White hat security researcher Michael Jordon has managed to get id Software’s genre-defining first-person shooter Doom running on a wireless Canon Pixma printer. The project, which took four months to get up and running, was undertaken to demonstrate a security vulnerability in the printer’s web interface that is exemplary of problems that could potentially plague the emerging “Internet of Things” (via BBC News).
The Canon Pixma uses a Web interface so that owners can check on its status remotely. Mr. Jordon found that the interface does not require a username or password, so anyone could check on the device’s status once they found it. This did not seem like a problem until he realized that it is also possible to update the device’s firmware through the remote Web interface. Although the firmware is encrypted, Mr. Jordon was able to crack it and thus convince the printer to accept his own, re-written firmware.
That’s when he got the idea to run Doom, which has become a de facto “Hello, World!” program for hackers to demonstrate mastery over a given device. Doom has been implemented on everything from ATMs to graphic calculators. “Running Doom, that’s real proof you control the thing,” Jordon told the BBC.
Although the printer’s 32-bit ARM processor and 10MB of memory was more than sufficient in terms of raw power, the lack of a conventional operating system meant that it took months of coding and experimentation so the game could deal with the printer’s idiosyncrasies. The color palette is off, but the game works sufficiently to prove Mr. Jordon’s point, and he has no plans to further optimize it.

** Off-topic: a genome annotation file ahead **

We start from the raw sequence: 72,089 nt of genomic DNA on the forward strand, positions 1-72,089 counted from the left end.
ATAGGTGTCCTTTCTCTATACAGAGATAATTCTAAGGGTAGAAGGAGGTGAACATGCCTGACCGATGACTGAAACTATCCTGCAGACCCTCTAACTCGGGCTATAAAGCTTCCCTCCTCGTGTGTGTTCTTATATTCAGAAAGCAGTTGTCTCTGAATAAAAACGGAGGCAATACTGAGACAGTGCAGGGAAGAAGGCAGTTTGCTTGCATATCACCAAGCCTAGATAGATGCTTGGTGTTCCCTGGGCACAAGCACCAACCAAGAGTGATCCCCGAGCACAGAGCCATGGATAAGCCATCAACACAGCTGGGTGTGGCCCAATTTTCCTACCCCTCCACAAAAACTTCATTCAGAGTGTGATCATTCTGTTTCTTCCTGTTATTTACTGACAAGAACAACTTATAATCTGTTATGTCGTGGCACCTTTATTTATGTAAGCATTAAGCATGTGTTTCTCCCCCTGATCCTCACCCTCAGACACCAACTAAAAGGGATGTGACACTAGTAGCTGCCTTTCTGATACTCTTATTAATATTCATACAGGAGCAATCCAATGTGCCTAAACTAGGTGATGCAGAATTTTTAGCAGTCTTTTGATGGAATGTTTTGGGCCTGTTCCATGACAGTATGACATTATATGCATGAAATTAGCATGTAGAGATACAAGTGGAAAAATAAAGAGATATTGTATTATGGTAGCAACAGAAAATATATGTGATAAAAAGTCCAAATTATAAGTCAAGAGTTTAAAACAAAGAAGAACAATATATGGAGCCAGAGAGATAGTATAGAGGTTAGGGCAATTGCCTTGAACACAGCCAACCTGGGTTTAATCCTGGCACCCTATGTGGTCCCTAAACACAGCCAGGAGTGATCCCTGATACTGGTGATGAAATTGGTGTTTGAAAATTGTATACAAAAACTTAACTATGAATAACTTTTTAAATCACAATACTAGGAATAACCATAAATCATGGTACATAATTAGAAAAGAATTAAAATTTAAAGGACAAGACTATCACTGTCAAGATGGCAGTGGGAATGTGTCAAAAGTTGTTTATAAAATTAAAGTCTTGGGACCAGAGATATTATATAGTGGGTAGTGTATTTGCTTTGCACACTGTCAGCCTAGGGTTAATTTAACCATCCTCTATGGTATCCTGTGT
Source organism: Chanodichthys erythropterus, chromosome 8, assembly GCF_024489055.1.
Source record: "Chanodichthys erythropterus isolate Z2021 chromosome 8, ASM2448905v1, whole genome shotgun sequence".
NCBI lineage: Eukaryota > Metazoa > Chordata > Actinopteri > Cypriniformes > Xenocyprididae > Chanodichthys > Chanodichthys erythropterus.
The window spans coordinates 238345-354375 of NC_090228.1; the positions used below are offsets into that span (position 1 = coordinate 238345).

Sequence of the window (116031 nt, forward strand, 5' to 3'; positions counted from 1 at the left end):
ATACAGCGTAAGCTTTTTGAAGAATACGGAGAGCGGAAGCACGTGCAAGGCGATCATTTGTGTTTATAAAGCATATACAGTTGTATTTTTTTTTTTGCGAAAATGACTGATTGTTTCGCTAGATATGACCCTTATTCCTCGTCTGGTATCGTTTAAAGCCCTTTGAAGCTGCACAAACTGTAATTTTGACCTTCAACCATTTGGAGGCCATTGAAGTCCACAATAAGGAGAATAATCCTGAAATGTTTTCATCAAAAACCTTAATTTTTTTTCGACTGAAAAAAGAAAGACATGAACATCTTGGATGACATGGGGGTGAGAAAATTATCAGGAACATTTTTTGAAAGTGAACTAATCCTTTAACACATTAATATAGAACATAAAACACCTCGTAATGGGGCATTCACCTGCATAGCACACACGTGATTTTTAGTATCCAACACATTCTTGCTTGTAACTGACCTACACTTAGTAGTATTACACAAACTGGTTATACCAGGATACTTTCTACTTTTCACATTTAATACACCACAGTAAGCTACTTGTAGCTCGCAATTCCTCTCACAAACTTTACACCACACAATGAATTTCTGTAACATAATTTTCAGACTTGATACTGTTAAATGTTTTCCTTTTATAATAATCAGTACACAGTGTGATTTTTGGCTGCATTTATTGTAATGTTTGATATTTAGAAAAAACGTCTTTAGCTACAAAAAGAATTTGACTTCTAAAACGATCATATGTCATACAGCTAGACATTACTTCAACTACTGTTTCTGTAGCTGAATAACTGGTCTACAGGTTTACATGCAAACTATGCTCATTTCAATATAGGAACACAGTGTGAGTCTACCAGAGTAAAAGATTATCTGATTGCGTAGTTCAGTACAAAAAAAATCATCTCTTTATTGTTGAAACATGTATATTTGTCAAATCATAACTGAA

In response to Mr. Jordon’s work, Canon has promised “to provide a fix as quickly as is feasible,” adding a username and password to all future Pixma printers and providing an update for all models launched from the second half of 2013 onward. A quick search on the Shodan search engine reveals that there are thousands of unsecured printers out there on the Web, though Mr. Jordon has found no evidence of anyone abusing the loophole.
For a more technically in-depth explanation of how Jordon hacked the printers’s encryption, check out his blog post over at the site of his employer, Context Information Security.
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